- Schulze, M.B.; Hoffmann, K.; Manson, J.E.; Willett, W.C.; Meigs, J.B.; Weikert, C.; Heidemann, C.; Colditz, G.A.; Hu, F.B. Dietary pattern, inflammation, and incidence of type 2 diabetes in women. Am. J. Clin. Nutr. 2005, 82, 675–684. [Google Scholar] [CrossRef] [PubMed]
- Newens, K.J.; Walton, J. A review of sugar consumption from nationally representative dietary surveys across the world. J. Hum. Nutr. Diet. 2016, 29, 225–240. [Google Scholar] [CrossRef] [PubMed]
- Marriott, B.P.; Cole, N.; Lee, E. National estimates of dietary fructose intake increased from 1977 to 2004 in the United States. J. Nutr. 2009, 139, 1228s–1235s. [Google Scholar] [CrossRef] [PubMed]
- Bray, G.A.; Nielsen, S.J.; Popkin, B.M. Consumption of high-fructose corn syrup in beverages may play a role in the epidemic of obesity. Am. J. Clin. Nutr. 2004, 79, 537–543. [Google Scholar] [CrossRef] [PubMed]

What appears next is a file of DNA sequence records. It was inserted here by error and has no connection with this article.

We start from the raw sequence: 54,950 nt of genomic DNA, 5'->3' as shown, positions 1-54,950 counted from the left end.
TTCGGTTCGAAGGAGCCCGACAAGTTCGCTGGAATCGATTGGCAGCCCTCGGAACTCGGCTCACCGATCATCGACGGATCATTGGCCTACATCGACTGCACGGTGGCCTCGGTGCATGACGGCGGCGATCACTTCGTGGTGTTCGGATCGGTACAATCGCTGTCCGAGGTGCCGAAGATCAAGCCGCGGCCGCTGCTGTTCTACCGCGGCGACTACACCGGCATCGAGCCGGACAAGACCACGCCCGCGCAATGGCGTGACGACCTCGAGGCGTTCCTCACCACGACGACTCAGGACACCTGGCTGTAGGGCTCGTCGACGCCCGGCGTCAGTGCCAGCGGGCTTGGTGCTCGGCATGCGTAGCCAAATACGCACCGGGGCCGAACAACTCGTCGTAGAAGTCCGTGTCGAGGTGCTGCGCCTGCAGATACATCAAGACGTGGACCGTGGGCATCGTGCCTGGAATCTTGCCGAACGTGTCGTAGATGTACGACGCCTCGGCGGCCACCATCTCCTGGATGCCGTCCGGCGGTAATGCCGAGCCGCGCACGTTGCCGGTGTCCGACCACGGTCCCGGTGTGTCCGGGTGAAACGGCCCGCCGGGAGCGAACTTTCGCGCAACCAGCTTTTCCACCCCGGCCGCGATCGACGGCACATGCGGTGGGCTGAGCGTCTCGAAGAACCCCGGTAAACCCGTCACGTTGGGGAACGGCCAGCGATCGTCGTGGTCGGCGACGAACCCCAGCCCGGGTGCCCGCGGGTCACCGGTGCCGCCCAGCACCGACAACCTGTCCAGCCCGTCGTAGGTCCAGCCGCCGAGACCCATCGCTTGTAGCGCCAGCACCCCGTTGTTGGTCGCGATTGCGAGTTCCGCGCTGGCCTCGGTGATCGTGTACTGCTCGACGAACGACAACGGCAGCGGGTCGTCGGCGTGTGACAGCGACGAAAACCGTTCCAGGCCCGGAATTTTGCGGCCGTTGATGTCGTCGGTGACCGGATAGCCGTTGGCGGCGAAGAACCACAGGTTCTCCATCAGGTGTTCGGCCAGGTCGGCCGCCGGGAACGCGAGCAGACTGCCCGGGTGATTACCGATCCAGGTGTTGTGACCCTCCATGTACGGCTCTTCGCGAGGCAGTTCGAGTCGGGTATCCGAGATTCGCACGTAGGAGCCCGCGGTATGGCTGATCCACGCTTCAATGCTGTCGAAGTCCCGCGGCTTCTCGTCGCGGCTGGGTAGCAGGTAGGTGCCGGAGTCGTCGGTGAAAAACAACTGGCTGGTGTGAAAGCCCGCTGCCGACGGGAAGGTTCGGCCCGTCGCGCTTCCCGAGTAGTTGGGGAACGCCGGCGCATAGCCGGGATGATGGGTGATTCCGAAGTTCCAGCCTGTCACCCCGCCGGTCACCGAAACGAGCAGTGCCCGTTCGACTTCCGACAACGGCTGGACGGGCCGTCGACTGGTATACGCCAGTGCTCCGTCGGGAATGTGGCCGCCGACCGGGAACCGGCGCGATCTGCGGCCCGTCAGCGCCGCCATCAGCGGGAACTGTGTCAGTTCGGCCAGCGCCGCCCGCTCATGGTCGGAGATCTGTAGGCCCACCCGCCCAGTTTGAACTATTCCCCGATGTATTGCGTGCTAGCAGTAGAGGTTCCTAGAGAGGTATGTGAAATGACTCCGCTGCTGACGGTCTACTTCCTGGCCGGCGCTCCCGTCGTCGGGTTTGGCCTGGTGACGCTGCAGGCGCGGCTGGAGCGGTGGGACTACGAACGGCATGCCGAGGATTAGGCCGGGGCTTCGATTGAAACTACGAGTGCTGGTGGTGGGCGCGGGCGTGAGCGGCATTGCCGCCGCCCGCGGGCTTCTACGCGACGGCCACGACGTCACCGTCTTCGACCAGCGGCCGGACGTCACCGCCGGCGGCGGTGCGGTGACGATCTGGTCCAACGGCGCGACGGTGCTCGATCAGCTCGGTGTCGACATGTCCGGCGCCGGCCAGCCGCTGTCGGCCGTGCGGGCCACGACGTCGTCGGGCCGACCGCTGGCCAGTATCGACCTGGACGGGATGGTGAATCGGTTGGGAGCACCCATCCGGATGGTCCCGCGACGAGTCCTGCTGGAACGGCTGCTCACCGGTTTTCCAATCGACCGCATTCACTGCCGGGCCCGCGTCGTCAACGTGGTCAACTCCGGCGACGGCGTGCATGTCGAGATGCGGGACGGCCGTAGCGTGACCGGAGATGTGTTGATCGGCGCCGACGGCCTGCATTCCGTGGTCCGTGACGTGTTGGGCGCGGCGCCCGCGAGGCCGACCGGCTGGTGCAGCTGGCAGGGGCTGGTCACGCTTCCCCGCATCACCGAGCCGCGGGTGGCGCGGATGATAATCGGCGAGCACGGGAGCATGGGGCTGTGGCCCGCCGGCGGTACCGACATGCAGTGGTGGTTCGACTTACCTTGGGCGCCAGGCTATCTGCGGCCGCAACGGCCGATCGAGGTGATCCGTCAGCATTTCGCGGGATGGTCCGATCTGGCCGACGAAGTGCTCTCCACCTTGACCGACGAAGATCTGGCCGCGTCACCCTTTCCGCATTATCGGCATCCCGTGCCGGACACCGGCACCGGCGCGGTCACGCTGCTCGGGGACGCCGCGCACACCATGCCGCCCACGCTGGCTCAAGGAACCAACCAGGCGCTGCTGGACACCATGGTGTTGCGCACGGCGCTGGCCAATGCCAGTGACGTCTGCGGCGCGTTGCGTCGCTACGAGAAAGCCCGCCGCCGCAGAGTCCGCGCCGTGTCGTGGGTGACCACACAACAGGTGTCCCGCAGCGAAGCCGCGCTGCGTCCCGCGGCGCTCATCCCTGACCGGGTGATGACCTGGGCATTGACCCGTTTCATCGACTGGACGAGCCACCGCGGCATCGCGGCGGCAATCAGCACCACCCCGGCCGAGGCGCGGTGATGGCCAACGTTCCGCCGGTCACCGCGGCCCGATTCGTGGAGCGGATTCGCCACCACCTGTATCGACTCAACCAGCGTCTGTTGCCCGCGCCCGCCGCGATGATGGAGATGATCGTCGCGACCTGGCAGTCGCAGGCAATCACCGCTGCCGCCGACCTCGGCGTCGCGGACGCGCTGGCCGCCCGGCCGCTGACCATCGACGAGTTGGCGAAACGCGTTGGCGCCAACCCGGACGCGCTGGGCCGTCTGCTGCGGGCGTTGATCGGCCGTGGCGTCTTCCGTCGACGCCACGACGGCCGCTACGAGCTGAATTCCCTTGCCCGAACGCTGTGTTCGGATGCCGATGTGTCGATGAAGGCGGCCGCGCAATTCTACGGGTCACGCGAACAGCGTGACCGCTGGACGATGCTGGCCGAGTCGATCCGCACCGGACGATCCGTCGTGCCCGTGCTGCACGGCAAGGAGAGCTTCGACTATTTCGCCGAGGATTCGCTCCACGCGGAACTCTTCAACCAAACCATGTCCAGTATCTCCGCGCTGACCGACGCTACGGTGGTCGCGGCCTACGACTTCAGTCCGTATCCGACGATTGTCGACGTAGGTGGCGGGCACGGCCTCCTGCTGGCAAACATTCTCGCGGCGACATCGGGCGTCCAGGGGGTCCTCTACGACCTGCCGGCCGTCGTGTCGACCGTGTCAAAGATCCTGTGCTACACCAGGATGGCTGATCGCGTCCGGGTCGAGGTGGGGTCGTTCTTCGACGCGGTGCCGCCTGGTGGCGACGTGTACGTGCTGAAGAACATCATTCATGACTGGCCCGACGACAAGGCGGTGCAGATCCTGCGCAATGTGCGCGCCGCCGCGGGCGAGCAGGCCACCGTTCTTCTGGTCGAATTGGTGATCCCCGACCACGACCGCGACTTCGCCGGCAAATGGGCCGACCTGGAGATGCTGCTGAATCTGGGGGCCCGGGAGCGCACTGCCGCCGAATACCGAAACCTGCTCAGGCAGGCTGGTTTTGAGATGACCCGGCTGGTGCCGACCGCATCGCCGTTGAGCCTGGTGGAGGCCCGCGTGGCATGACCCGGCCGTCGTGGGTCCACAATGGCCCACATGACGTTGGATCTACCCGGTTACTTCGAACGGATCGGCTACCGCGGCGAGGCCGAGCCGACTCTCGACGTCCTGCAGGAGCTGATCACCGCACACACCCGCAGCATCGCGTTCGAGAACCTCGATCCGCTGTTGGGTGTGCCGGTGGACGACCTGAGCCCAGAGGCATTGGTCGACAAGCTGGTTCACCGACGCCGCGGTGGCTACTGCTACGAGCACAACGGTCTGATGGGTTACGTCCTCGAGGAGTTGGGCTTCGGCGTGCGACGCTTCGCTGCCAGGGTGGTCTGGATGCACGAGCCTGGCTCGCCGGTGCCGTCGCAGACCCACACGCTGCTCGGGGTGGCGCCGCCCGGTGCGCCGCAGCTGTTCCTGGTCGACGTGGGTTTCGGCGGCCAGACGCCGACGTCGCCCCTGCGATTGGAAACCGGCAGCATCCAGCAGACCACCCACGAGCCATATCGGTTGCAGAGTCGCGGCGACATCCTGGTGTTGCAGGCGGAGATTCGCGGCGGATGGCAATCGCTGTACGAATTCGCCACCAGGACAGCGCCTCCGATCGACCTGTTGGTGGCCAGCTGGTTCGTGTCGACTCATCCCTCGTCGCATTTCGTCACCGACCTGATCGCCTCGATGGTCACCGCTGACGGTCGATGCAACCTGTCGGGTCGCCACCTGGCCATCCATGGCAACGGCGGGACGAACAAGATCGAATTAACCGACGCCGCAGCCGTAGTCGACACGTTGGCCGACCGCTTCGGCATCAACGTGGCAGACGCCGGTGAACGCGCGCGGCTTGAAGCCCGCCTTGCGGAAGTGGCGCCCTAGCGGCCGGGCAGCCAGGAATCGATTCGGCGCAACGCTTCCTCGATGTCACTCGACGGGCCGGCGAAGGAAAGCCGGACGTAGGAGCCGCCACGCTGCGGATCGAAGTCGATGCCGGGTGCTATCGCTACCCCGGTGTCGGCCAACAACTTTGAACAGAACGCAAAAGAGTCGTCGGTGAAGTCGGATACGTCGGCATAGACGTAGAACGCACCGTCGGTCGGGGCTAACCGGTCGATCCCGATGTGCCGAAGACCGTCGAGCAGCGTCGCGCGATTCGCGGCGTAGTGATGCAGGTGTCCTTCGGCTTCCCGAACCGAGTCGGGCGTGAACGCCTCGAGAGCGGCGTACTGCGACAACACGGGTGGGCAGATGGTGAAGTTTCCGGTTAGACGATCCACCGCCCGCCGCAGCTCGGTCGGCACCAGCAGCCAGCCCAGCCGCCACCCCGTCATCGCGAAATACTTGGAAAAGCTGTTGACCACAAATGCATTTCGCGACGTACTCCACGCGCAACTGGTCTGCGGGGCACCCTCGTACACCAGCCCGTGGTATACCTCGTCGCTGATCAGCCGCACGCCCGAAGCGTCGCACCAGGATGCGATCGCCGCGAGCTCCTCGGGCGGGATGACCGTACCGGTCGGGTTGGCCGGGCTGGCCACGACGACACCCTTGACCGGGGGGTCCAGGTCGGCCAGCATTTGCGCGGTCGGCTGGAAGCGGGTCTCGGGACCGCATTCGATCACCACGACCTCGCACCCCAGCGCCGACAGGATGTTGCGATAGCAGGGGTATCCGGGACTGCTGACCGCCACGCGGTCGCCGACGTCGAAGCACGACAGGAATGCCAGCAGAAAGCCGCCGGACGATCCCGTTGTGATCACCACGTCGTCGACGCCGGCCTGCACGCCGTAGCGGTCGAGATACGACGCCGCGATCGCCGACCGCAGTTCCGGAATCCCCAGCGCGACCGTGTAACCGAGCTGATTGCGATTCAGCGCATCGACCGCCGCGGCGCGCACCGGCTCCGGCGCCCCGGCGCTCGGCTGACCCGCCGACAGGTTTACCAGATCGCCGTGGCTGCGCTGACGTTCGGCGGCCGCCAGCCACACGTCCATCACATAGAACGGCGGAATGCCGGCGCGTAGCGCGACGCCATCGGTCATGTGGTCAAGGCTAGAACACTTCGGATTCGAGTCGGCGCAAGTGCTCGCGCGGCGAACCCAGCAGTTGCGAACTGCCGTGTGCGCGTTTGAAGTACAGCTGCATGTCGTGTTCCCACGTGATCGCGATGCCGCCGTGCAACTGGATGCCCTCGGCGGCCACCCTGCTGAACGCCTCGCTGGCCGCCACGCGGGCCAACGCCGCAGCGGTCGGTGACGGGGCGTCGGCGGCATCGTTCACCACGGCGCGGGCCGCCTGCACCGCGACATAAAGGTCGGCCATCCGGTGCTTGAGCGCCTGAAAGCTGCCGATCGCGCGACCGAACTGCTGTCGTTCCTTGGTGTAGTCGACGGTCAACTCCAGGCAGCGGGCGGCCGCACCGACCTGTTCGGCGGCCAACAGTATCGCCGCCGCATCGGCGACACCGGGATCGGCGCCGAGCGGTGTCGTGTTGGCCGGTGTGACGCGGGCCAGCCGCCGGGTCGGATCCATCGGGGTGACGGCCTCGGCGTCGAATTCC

- Welsh, J.A.; Sharma, A.J.; Grellinger, L.; Vos, M.B. Consumption of added sugars is decreasing in the United States. Am. J. Clin. Nutr. 2011, 94, 726–734. [Google Scholar] [CrossRef] [PubMed]
- Public-Health-England. Consultation on draft SACN Carbohydrates and Health Report; Public-Health-England: London, UK, 2014. [Google Scholar]
- The World Health Organization. Guideline Recommendations; The World Health Organization: Geneva, Swizterland, 2015; Available online: http://www.who.int/mediacentre/news/releases/2015/sugar-guideline/en (accessed on 15 March 2018).
- Chung, M.; Ma, J.; Patel, K.; Berger, S.; Lau, J.; Lichtenstein, A.H. Fructose, high-fructose corn syrup, sucrose, and nonalcoholic fatty liver disease or indexes of liver health: A systematic review and meta-analysis. Am. J. Clin. Nutr. 2014, 100, 833–849. [Google Scholar] [CrossRef] [PubMed]